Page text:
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Canadian Class Actions Monitor

Tag Archives: Consumer Protection Act

A Failed Gamble

Posted in Class Actions

The recent decision in Ifergan v. Loto-Quebec, 2017 QCCS 1332, presents a rare occasion where the Superior Court of Québec refused permission to institute a class action lawsuit.  The Court determined that even the low standard of “alleging facts that justify the conclusion sought” was not met in this case, and that an overzealous litigant was ill-suited to represent the proposed class, given his past behaviour before the courts.

The Allegations

The Applicant presented an Application for Authorization to Institute a Class Action, in which he claimed that the Respondent Loto-Quebec had misrepresented the likelihood of winning its Super 7 or the Lotto Max lotteries, due to a particular methodology for generating numbers for consumers opting for automated selection, known as “quick-pick”.… Continue Reading

Adding More Class to Class Action Authorization

Posted in Procedure, Trends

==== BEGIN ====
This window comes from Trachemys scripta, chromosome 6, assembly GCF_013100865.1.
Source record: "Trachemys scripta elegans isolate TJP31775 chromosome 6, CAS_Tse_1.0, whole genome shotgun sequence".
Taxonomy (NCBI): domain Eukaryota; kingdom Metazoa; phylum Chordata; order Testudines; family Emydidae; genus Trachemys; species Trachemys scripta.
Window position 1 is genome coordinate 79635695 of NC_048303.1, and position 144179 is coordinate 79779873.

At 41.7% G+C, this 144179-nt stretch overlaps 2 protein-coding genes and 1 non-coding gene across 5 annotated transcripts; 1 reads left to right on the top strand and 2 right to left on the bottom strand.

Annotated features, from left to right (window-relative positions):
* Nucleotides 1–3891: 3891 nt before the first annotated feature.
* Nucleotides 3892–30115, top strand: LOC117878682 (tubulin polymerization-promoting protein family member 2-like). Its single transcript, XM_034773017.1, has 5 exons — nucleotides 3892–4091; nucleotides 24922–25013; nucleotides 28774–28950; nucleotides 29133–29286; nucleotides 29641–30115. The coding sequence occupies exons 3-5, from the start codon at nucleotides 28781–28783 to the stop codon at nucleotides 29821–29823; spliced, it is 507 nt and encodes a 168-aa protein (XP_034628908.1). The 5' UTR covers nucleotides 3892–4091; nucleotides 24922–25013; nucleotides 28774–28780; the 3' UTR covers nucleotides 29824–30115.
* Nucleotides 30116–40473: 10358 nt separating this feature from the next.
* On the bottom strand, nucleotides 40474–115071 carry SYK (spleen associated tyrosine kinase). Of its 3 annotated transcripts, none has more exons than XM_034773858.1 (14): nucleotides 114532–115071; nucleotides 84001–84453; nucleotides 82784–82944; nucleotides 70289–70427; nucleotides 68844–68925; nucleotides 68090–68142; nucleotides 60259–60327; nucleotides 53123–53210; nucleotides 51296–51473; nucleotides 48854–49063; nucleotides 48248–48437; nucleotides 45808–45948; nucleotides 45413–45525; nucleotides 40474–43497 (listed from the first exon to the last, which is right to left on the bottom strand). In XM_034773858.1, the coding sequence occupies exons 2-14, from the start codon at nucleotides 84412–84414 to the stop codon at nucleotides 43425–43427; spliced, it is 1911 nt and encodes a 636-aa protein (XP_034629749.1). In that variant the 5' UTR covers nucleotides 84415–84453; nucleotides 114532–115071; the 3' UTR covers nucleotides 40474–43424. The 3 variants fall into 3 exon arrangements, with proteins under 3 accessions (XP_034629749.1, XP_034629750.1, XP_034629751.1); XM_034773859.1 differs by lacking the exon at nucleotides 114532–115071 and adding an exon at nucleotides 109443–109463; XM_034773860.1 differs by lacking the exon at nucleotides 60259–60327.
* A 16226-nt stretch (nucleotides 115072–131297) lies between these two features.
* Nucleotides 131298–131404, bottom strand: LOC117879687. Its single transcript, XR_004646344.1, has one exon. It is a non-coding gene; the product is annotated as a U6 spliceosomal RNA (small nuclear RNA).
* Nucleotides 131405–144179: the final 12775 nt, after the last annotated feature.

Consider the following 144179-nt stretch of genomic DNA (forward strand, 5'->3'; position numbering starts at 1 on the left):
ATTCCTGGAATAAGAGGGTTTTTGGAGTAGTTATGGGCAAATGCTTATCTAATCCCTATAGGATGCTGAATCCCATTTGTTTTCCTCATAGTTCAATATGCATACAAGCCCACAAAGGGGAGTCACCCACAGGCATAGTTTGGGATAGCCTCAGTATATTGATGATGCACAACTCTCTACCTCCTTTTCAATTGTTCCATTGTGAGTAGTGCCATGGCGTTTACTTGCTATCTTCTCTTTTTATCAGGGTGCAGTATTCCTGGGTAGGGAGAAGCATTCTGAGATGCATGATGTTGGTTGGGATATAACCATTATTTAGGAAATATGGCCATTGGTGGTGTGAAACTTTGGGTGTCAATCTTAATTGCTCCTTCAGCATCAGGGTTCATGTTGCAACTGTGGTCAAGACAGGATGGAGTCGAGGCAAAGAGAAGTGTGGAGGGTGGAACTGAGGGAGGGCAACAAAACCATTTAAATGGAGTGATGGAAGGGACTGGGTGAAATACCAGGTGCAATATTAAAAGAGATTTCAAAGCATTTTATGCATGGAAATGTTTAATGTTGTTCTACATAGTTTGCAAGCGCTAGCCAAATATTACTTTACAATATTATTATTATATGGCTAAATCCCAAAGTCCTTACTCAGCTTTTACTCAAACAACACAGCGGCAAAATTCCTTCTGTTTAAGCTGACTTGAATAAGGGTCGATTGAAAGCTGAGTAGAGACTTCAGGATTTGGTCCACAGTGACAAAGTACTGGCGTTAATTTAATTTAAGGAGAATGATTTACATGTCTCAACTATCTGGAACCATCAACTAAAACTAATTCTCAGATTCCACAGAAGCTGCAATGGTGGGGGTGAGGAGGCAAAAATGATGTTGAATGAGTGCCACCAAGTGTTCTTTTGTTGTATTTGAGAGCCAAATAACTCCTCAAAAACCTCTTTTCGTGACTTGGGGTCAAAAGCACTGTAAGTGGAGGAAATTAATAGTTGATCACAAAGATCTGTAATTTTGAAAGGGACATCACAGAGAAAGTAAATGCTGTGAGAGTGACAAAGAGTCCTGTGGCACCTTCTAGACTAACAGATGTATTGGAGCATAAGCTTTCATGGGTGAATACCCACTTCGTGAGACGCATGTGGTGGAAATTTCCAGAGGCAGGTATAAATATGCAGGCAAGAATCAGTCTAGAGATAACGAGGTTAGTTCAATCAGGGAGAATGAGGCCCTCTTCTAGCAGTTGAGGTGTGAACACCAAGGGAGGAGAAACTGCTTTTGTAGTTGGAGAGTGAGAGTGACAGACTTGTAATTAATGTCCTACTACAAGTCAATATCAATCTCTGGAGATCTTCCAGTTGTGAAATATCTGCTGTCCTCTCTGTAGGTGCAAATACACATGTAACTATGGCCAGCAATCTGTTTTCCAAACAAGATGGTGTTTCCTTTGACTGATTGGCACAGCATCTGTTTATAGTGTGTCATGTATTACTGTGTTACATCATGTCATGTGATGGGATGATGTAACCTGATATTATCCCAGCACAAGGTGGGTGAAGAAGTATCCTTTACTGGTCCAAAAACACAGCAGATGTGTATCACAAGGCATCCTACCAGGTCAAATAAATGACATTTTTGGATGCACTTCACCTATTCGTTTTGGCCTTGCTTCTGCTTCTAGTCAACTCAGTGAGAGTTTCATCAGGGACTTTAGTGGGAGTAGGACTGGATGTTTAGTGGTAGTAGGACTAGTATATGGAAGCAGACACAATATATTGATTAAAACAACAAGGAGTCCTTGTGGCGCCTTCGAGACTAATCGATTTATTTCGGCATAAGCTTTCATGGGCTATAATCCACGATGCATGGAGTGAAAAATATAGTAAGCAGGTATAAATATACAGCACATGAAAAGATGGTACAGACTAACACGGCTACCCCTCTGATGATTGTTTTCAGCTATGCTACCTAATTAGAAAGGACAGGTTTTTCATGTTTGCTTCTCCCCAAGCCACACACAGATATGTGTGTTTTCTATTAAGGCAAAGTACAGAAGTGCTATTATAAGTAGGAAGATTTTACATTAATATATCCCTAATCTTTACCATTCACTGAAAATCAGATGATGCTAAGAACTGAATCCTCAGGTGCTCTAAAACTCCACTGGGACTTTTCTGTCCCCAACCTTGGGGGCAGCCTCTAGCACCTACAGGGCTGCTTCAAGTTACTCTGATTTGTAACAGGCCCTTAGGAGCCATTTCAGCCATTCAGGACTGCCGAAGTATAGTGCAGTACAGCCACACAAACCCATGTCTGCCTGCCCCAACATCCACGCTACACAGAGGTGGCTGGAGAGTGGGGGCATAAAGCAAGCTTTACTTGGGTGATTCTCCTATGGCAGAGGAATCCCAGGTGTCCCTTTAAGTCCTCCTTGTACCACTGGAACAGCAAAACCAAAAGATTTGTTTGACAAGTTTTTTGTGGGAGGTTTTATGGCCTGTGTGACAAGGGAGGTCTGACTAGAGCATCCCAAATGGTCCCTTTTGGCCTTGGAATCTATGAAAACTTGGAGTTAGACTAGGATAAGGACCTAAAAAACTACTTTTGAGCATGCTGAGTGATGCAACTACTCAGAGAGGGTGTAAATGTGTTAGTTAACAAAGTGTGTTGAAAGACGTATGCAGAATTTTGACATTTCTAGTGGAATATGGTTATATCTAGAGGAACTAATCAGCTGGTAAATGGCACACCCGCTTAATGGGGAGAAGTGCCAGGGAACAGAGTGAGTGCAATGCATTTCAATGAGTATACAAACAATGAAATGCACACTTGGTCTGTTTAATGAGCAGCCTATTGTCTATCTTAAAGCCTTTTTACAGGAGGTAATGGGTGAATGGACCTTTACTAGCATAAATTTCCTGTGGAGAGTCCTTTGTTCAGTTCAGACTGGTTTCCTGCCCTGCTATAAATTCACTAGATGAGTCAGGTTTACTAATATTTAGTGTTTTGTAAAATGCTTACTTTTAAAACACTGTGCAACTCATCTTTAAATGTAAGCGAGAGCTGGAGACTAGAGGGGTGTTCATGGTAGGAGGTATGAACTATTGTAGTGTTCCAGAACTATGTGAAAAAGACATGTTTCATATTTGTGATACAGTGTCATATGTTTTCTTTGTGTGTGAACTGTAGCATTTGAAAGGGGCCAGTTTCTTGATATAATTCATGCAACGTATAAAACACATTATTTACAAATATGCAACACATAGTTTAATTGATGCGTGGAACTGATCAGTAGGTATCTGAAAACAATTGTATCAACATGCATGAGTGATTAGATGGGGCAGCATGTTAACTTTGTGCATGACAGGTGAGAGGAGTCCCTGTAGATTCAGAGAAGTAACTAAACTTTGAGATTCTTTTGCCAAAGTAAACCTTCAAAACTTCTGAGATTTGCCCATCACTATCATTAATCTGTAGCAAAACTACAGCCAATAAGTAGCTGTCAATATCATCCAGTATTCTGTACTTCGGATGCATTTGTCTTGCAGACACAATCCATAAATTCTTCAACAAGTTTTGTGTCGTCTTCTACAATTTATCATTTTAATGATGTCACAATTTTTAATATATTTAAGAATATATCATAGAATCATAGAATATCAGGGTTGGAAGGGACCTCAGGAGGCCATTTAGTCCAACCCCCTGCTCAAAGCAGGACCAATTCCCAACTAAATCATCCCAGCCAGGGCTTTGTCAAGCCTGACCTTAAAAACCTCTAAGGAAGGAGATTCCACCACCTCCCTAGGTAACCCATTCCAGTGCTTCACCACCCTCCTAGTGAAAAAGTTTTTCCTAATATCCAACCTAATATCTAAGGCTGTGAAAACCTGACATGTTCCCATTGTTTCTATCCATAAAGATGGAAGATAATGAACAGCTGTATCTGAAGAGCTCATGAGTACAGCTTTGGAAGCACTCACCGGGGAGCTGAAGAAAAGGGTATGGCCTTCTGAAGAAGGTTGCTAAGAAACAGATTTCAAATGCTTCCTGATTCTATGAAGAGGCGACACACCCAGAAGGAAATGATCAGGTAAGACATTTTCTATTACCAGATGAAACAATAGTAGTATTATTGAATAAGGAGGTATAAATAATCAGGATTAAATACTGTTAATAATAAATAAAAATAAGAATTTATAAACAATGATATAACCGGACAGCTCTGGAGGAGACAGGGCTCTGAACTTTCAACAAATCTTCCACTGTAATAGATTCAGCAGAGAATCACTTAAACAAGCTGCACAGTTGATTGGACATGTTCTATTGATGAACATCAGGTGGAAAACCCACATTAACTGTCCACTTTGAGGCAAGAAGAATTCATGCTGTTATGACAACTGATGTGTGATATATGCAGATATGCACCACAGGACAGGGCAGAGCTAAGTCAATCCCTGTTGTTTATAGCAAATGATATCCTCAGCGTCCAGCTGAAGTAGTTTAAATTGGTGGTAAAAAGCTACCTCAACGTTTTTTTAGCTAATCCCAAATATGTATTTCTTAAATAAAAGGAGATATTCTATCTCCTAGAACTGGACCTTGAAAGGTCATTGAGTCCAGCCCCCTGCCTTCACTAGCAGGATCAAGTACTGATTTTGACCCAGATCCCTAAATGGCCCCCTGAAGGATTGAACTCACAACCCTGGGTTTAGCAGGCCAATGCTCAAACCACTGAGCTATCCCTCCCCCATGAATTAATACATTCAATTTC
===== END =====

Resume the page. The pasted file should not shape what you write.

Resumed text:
Much has been written or said about the Supreme Court of Canada recent decisions in Infineon Technologies and Vivendi Canada with respect to the low threshold that is imposed on petitioners at the authorization (certification) stage of a class proceeding in Quebec.

Yet in the last two months, the Superior Court of Quebec has rejected two motions for authorization to bring a class action, in part because the petitioners had not sufficiently investigated the nature and composition of the class prior to filing their motions.

Wilkinson c. Coca-Cola Ltd, 2014 QCCS 2631

In Wilkinson, the Petitioner filed a motion for authorization against Coca-Cola, on behalf of all residents of Canada (excluding B.C.… Continue Reading